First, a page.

Hormones play a big role in the migraine experience for women throughout every life stage. Here’s a snapshot of how hormonal changes over your lifetime—especially changes in estrogen, the main female sex hormone—can impact your migraine.
Phase One: Puberty and Menstrual-Related Migraines Begin
It’s common for women to have their first migraine during puberty, when girls begin to produce more of the hormone estrogen. It’s thought that the dramatic (though biologically normal) hormonal cycling over the month, from high to low, is a catalyst for menstrual migraine.
Interestingly, before puberty, boys and girls have a similar prevalence of migraine. After puberty, however, women with migraine outpace men at a rate of three to one, probably linked to increased estrogen.
A recent study found that transgender women who began taking estrogen while transitioning—in essence, undergoing puberty—developed migraine at about the same frequency as cisgender women.
Phase Two: Pregnancy (and a Temporary Reprieve)
Pregnancy often improves the frequency and severity of migraine for most women, though as many as 40 percent continue to experience attacks during pregnancy. A 2003 study of pregnant women with migraine found:
- 47 percent reported their migraine improved or vanished during the first trimester
- 83 percent reported their migraine improving or vanishing during the second semester
- 87 percent reported their migraine improving or vanishing during the final trimester
Phase Three: Perimenopause (Time to Buckle Up)
The time period just before menopause brings wild hormonal swings—and with it, difficult changes in headache patterns and characteristics. Migraines often become more frequent and intense in this period of time. Due to their irregularity, they can also become more challenging to treat.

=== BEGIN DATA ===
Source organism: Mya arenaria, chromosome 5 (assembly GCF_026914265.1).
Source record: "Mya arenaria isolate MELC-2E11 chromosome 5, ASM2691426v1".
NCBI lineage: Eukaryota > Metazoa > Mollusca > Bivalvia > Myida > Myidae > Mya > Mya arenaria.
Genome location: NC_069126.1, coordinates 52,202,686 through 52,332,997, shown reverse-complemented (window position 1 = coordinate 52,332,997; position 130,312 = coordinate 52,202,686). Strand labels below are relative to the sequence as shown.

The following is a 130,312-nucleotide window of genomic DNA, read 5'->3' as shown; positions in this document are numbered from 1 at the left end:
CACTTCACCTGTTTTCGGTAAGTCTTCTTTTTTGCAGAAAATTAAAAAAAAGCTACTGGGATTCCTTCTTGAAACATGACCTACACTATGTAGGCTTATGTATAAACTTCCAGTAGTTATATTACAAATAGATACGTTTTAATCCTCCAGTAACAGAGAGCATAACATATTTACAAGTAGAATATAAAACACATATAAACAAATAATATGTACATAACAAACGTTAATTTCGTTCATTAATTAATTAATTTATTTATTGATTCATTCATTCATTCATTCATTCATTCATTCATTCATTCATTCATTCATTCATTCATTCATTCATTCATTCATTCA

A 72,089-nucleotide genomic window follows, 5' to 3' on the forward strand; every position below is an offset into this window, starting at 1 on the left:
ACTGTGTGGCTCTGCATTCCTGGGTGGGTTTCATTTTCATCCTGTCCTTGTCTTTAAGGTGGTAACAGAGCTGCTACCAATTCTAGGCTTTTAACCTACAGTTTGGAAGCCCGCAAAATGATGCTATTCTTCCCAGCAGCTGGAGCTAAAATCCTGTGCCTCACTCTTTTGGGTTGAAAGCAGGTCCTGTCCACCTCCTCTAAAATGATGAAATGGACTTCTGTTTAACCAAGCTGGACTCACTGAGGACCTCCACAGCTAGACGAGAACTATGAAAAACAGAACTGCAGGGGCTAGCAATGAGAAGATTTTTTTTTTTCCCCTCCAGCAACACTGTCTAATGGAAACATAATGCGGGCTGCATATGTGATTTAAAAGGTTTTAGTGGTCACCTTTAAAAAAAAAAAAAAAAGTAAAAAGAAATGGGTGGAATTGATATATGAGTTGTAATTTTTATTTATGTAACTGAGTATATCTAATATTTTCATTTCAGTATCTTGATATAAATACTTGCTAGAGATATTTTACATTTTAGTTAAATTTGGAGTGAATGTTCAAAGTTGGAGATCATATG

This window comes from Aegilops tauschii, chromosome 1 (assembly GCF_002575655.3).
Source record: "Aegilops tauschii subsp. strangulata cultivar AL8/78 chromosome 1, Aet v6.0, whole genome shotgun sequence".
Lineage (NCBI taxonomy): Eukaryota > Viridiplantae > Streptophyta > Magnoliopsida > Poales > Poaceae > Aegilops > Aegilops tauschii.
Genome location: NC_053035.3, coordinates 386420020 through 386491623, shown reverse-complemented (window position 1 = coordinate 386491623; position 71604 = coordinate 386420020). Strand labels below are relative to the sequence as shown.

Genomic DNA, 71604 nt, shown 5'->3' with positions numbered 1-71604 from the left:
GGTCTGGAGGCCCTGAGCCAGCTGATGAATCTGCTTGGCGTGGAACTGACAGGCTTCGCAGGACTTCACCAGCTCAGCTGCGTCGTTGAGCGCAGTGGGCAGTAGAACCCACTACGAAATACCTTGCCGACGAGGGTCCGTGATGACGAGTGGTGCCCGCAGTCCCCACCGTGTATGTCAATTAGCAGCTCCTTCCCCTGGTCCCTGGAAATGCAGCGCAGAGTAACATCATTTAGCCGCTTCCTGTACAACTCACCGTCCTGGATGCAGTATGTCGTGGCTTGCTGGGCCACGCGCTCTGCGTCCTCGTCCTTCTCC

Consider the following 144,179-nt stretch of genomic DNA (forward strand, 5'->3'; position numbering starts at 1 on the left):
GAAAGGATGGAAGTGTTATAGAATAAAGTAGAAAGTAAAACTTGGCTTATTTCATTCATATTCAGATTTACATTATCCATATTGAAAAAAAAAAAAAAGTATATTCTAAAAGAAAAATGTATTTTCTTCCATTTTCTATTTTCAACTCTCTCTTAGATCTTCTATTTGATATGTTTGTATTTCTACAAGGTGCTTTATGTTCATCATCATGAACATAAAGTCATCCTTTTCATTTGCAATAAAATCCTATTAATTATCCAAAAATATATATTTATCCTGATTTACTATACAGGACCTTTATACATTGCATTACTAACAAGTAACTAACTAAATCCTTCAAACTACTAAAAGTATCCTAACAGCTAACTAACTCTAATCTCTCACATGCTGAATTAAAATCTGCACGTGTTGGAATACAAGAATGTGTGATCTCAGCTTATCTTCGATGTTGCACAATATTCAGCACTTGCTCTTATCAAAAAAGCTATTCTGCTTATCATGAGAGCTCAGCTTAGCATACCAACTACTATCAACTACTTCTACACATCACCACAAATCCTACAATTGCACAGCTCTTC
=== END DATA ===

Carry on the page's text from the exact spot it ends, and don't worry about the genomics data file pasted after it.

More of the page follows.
- Migraine aura alert: Aura may slightly increase your lifetime risk of stroke—as do oral estrogen contraceptive pills and hormone replacement therapy. When considering any hormone-related treatment, be sure to mention your migraine aura to your healthcare provider.
Phase Four: Menopause and (Maybe) Sweet Relief
By now, women are clamoring to know: Do migraines go away after menopause? The answer is: Oftentimes, yes. After menopause, hormones stabilize, and many women have far fewer migraine attacks. The attacks they do experience tend to be less intense and manageable with over-the-counter medicines. If that describes you, enjoy the new freedom and ease! You’ve more than earned some sweet relief.
However, improvement doesn’t happen for everyone, including a subset of women for whom migraine actually gets worse. Ultimately, there’s no way to predict whose headaches will get better with age and whose won’t.
At every stage, it’s good to consult with your doctor about migraine and hormones to develop a personalized treatment plan. That way, your plan remains in tune with your changing body, setting you up for your best health in your life with migraine.